10-Minute Read // Originally published 8/5/2016 // by Luke Kondor


It wasn’t any normal phone that Amanda found that day.

Laying on the ground next to a chunky red postbox. A sliver of metal and glass. It surely wasn’t her own. 

Finders keepers, she’d thought. Loser’s weepers. 

She’d seen the glistening phone from the floor as she was on her way home from the shops. With a bag of dried ramen, some fizzy pop, and a pack of six red apples in the one hand, she’d bent down and scooped it up. It was an iPhone of a sort. There was a webbing of fractures across the glass where it had impacted against the stone floor. She swiped to unlock. 

No passcode. 

Just a phone. 

An iPhone no less. 

Finders keepers. 

Losers weepers. 

A day later and her colleagues at the sandwich café were telling her it was a fake. No such model existed. It was flatter and wider than the ones available on the market. It even had a fake app on there that her colleagues had never heard of. 

“What the hell is Twitter?” David said, before sipping his macchiato up through his moustache. 

“What do you mean?” Amanda said. “It’s Twitter… y’know… like… well, it’s Twitter.” 

She looked around the staff room to see the same what-the-fuck-are-you-talking-about-Amanda faces on the two other sandwich artists. Their expressions increasingly more vacant the more Amanda tried to explain the app – 140 characters, tiny status updates, Retweets, follow celebrities, get followers. Et cetera. 

Her colleagues scoffed in unison with every added detail. They told her she was dreaming it up. She was ‘having them on’. She was ‘lying’

“What model of phone even is this? I’ve never even seen this one.” David said. 

“It’s… I dunno. An iPhone. My dad gave it to me. Hot off the press. He knows a guy. The guy knows a guy who once worked with Tim Cook. Whaddayoowanfrommee!?” 

A little explosion of emotion and there were no more questions asked. Just glances passed between colleagues. David twirled his finger next to his head to demonstrate how ‘crazy’ she was being. 

Twitter, though. How had they not heard of Twitter? Everybody’s on Twitter. 

It was the app she’d found herself lost in since finding the phone. She’d signed herself up. Followed three hundred and sixty-three different people from all over the world – newsbots, celebs, authors, regular people, anyone and everything, and in return, she’d gotten her own followers. She never tweeted much, but she liked to read what was happening in the world. She liked to dip her fingers into it and get a sense for the current events of the planet.  


A quick dip in and out and Amanda had gained a quick insight, no, an overview of current affairs.  

Another month passed by. Maybe it was two. Or three. It didn’t matter much. The point is, time passed and Amanda found herself incredibly lost in the world of Twitter. She was now well aware that nobody in her circles knew or used the service. And after several more emotional explosions she’d learned it was best not to mention the app at all. 

But then the events split. A fork in the timelines. One in the world she lived in and experienced on a sensory level, and the other was the world she read about through the Twitter app on her phone. 

“There’s no new Kanye album,” David said whilst they were wiping down the tables in the café. “Kanye decided to stop producing new music ever since he split up with his wife, Feyoncé. This is just more of your weird made-up bullshit, Amanda.” 

“But… sorry. I thought there was,” she said as she squirted a mouthful of bleach onto the table and wiped it down.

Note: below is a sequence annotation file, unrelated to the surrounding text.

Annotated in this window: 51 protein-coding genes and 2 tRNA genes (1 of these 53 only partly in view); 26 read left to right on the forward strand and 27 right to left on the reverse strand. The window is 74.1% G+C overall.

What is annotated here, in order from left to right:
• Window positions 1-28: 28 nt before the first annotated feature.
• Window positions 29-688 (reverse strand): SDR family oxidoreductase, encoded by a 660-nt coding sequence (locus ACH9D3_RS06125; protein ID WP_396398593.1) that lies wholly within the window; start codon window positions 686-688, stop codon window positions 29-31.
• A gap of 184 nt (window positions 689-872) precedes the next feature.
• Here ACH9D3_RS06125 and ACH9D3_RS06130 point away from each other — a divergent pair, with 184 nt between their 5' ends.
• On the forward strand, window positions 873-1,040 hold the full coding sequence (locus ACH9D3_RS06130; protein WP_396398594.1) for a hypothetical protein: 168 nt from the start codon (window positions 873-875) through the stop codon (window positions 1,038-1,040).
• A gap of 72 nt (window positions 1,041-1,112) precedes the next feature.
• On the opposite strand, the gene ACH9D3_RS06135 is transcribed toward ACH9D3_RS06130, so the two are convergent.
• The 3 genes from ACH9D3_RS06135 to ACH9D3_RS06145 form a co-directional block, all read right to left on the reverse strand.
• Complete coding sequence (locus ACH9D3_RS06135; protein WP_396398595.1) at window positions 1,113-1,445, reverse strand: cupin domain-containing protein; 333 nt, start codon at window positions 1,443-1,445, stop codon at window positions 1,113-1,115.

“Look,” David said, putting the cloth down and looking at her. “You have to stop living in a make-believe land. You have to come back to reality. You can’t keep bullshitting people like this.” 

In Amanda’s world, there were no bombs. No lives lost. No new Kanye album. Apparently, that was the real world. But in the other world, the one she was connected to through the Twitter app, it was a world on fire. 

It was as if the phone she’d found wasn’t of her world. Or perhaps it was one big prank and she’d been picked for an overly long reality TV prank show. Ha! Gotyer! There’s no such thing as Twitter! Look how stupid you are! 

But there were no hidden cameras. No big reveals. And the world through the app continued on. 

She followed along as the planet fell into nuclear chaos. Putting together the bits and pieces she found from the tweets to make a whole story. A story that read – end of the world. 

Over the span of two days, Amanda’s Twitter feed was reduced to mostly silence. A flurry of activity. Screaming, fires, explosions, and then there was nothing. 

It was when she was on her lunch break. Drinking a cappuccino, alone. No colleagues to tease her. She was sat next to the window. The rain outside pattered against the glass as the world she lived in moved along at its regular pace. She licked a tongue full of froth from the top of her coffee and thumbed through the Twitter feed. 

There wasn’t much. 

A few spambots. 

There were no more tweets about news.  

No more tweets from Kanye, and definitely no new album.  

But there was one tweet.  

The last tweet. 

The tweet was from @Justaboyfromportugal. He didn’t have many followers. Amanda couldn’t even remember why she followed him in the first place. He only posted about his own family, his school work, his food. Nothing interesting. 

Nonetheless, it was his tweet that was the last. 

Amanda looked up, sipped from the coffee and watched as the rain splashed against the sandwich café window. She thought about telling someone about the app, the world, the nuclear apocalypse. She sighed, took a deep breath, and deleted the Twitter app from her phone. Nobody would know about this other world. It wasn’t theirs to know. It was hers and hers alone. 

Finders keepers, she thought. Finders keepers.



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